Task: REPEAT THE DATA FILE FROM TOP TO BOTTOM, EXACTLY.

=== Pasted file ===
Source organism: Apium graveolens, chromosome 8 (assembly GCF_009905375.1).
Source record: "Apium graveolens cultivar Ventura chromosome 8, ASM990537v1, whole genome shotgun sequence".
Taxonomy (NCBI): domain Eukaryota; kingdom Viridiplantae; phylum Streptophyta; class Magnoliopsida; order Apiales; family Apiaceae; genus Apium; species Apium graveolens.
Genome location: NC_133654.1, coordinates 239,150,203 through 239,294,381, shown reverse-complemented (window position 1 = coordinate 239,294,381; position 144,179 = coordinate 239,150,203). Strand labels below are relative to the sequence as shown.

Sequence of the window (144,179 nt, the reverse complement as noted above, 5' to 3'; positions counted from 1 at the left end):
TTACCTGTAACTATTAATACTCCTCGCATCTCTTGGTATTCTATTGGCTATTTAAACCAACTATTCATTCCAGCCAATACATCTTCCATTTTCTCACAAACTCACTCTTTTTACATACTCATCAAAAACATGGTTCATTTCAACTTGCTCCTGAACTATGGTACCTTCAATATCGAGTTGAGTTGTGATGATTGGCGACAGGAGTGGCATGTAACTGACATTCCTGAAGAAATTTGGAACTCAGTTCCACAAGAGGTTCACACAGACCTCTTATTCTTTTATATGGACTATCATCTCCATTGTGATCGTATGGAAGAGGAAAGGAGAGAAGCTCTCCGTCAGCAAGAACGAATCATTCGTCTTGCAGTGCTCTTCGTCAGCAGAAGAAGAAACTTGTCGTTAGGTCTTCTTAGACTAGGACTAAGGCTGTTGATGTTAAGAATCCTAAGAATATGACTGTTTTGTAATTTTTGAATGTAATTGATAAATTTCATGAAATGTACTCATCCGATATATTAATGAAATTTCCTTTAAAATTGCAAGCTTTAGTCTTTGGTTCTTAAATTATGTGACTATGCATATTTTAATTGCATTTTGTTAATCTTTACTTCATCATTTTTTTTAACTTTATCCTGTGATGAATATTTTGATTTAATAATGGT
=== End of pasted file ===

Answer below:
Source organism: Apium graveolens, chromosome 8 (assembly GCF_009905375.1).
Source record: "Apium graveolens cultivar Ventura chromosome 8, ASM990537v1, whole genome shotgun sequence".
Taxonomy (NCBI): domain Eukaryota; kingdom Viridiplantae; phylum Streptophyta; class Magnoliopsida; order Apiales; family Apiaceae; genus Apium; species Apium graveolens.
Genome location: NC_133654.1, coordinates 239,150,203 through 239,294,381, shown reverse-complemented (window position 1 = coordinate 239,294,381; position 144,179 = coordinate 239,150,203). Strand labels below are relative to the sequence as shown.

Sequence of the window (144,179 nt, the reverse complement as noted above, 5' to 3'; positions counted from 1 at the left end):
TTACCTGTAACTATTAATACTCCTCGCATCTCTTGGTATTCTATTGGCTATTTAAACCAACTATTCATTCCAGCCAATACATCTTCCATTTTCTCACAAACTCACTCTTTTTACATACTCATCAAAAACATGGTTCATTTCAACTTGCTCCTGAACTATGGTACCTTCAATATCGAGTTGAGTTGTGATGATTGGCGACAGGAGTGGCATGTAACTGACATTCCTGAAGAAATTTGGAACTCAGTTCCACAAGAGGTTCACACAGACCTCTTATTCTTTTATATGGACTATCATCTCCATTGTGATCGTATGGAAGAGGAAAGGAGAGAAGCTCTCCGTCAGCAAGAACGAATCATTCGTCTTGCAGTGCTCTTCGTCAGCAGAAGAAGAAACTTGTCGTTAGGTCTTCTTAGACTAGGACTAAGGCTGTTGATGTTAAGAATCCTAAGAATATGACTGTTTTGTAATTTTTGAATGTAATTGATAAATTTCATGAAATGTACTCATCCGATATATTAATGAAATTTCCTTTAAAATTGCAAGCTTTAGTCTTTGGTTCTTAAATTATGTGACTATGCATATTTTAATTGCATTTTGTTAATCTTTACTTCATCATTTTTTTTAACTTTATCCTGTGATGAATATTTTGATTTAATAATGGT